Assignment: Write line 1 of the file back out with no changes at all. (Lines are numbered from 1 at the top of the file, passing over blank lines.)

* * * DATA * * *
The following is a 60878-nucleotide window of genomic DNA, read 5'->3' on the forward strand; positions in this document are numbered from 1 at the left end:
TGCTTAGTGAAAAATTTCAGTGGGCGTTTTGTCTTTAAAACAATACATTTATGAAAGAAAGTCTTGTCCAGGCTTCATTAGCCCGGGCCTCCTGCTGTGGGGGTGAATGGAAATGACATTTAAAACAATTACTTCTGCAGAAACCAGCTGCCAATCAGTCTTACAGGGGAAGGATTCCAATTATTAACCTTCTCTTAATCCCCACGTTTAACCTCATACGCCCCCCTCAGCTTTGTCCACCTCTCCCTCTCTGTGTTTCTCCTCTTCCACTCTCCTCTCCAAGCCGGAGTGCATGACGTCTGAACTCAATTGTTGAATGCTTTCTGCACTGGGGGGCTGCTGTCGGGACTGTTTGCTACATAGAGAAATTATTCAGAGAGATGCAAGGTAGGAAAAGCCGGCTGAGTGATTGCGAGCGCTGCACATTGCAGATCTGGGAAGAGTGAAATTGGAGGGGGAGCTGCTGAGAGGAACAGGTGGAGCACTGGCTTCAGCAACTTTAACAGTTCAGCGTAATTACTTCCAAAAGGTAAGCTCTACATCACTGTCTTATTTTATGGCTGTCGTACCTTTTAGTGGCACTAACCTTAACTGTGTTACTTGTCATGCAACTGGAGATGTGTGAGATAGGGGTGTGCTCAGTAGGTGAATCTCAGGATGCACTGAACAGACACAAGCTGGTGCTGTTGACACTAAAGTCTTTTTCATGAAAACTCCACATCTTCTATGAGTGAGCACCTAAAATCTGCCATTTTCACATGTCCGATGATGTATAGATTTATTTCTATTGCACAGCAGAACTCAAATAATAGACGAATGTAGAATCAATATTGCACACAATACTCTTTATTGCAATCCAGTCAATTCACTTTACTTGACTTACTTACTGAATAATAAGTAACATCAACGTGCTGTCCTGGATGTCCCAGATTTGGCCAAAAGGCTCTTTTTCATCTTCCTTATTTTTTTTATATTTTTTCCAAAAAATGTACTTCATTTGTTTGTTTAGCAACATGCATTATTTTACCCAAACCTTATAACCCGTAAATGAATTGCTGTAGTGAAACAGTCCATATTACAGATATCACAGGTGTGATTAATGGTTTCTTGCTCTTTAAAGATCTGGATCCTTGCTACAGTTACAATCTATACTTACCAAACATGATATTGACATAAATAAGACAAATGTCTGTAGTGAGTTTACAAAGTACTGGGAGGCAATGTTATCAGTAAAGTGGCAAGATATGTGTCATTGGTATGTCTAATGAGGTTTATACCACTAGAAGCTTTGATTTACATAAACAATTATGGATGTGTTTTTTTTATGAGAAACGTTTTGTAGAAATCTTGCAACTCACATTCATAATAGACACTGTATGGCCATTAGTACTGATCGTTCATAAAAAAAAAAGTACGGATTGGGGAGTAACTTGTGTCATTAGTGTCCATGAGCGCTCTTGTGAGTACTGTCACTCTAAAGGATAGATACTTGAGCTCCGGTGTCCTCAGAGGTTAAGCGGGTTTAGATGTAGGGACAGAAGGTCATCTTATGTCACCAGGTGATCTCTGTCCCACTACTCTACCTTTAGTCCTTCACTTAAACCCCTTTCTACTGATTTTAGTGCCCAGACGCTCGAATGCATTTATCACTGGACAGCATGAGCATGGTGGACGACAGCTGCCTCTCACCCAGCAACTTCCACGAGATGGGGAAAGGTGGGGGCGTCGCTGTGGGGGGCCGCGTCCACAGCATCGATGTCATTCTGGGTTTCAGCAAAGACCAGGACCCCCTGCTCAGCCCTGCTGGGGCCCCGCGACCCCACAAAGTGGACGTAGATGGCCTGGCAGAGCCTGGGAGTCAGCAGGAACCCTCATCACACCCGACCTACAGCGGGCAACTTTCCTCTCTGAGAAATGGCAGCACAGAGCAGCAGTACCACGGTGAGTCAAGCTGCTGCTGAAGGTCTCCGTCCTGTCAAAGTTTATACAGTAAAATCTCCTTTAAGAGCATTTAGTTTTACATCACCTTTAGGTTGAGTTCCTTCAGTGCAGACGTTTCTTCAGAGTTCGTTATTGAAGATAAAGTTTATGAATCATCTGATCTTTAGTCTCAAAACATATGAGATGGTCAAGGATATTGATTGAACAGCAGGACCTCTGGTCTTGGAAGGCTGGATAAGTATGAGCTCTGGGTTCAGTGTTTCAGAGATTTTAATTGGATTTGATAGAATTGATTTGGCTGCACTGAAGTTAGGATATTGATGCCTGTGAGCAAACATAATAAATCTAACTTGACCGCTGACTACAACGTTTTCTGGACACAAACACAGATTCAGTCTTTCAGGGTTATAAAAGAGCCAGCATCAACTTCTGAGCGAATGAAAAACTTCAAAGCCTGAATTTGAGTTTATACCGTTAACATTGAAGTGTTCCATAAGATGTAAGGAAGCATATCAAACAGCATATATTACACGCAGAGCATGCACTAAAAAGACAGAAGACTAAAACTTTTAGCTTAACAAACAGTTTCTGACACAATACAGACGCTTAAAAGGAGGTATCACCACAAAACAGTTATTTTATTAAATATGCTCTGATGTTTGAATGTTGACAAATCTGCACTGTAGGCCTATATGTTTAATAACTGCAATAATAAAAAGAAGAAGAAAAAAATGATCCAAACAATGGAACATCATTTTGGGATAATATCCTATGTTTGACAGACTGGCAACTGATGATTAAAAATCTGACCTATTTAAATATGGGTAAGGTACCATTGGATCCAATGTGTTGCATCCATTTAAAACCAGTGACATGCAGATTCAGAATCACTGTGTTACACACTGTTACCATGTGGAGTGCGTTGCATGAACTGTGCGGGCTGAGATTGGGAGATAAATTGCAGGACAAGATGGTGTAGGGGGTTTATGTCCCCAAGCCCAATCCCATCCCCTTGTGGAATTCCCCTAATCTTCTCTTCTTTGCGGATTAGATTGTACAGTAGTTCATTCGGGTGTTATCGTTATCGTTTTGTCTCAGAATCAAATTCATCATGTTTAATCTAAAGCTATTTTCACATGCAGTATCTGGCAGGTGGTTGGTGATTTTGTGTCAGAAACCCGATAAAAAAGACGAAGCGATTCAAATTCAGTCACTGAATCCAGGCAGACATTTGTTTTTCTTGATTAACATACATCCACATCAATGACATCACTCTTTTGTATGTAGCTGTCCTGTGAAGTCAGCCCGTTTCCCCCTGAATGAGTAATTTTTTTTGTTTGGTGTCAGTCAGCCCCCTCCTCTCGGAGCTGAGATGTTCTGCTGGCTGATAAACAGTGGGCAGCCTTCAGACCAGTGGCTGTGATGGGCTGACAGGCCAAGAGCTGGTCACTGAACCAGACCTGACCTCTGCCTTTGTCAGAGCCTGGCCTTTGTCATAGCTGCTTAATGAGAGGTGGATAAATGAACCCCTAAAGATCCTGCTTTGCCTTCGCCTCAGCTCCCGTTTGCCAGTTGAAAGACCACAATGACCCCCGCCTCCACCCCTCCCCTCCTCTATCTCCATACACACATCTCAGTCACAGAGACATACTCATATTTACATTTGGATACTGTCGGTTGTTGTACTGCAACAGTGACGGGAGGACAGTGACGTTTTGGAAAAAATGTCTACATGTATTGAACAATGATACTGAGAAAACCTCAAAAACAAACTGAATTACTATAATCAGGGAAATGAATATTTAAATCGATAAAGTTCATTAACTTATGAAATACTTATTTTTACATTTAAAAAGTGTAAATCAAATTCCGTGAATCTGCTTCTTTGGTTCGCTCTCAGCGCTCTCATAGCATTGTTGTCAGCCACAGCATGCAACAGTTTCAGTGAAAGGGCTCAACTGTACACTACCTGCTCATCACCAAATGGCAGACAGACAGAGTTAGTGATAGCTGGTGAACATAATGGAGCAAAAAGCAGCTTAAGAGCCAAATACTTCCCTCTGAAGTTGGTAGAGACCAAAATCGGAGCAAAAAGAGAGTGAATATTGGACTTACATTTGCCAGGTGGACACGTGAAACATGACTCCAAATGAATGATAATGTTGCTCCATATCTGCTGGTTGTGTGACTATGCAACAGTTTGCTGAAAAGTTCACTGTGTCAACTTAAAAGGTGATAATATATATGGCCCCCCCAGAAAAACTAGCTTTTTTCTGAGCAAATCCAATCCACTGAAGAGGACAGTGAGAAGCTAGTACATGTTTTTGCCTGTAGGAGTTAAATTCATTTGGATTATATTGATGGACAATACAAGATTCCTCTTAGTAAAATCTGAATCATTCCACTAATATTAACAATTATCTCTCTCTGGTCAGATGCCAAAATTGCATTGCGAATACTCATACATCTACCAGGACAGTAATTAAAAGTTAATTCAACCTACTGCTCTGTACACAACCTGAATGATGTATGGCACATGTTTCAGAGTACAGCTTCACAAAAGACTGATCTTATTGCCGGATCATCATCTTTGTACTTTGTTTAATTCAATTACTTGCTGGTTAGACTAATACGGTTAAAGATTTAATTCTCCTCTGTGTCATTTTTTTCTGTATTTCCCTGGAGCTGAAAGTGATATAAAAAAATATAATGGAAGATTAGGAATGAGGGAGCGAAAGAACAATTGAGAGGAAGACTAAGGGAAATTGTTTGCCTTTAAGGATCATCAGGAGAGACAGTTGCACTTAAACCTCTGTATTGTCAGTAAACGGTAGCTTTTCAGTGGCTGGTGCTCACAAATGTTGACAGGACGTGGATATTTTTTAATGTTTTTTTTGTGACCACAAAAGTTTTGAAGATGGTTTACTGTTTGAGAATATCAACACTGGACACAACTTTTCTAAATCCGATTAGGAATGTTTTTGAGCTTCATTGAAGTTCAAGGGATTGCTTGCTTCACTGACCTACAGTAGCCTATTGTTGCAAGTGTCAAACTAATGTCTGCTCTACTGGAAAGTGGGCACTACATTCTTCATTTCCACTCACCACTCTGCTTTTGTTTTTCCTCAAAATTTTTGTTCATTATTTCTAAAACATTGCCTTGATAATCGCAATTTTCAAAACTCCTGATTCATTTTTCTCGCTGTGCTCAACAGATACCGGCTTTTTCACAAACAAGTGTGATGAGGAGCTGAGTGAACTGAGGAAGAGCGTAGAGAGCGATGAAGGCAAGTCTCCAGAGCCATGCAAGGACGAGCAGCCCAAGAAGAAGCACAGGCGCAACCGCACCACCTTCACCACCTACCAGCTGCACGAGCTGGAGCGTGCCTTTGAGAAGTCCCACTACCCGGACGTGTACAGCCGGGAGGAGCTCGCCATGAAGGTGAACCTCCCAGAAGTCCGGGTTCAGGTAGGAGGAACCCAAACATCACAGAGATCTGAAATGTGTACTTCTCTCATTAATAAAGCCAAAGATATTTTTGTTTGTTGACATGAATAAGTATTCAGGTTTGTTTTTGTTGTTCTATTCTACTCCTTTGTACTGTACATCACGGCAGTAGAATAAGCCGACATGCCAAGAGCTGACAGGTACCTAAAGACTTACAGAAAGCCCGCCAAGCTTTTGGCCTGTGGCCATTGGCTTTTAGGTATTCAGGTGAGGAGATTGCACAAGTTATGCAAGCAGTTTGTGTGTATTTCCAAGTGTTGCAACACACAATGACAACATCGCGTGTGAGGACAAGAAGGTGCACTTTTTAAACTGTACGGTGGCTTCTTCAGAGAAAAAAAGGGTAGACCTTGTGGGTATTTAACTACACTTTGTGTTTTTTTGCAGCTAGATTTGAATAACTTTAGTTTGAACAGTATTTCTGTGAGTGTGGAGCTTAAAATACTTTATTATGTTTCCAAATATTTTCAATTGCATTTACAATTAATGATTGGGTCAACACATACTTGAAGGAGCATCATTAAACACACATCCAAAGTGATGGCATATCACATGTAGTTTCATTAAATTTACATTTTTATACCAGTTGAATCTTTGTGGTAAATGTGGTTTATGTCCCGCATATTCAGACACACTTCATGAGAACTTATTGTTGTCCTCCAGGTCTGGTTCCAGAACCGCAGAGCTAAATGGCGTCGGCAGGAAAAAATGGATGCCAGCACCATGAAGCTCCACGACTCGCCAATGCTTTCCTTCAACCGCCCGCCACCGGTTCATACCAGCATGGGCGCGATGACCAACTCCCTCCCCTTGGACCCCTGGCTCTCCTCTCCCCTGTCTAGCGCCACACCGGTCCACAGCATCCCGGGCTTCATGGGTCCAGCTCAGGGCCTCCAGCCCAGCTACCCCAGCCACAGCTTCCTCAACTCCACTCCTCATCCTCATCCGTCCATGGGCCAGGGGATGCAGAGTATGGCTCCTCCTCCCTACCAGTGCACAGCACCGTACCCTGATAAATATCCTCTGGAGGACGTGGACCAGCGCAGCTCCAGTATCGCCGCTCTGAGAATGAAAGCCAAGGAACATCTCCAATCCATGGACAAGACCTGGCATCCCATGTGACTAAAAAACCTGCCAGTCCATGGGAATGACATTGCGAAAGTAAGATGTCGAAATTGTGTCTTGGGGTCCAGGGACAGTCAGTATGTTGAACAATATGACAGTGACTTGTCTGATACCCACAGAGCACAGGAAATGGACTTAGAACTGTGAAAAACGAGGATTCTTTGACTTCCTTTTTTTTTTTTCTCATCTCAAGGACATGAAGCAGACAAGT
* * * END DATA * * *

The following is a 60878-nucleotide window of genomic DNA, read 5'->3' on the forward strand; positions in this document are numbered from 1 at the left end: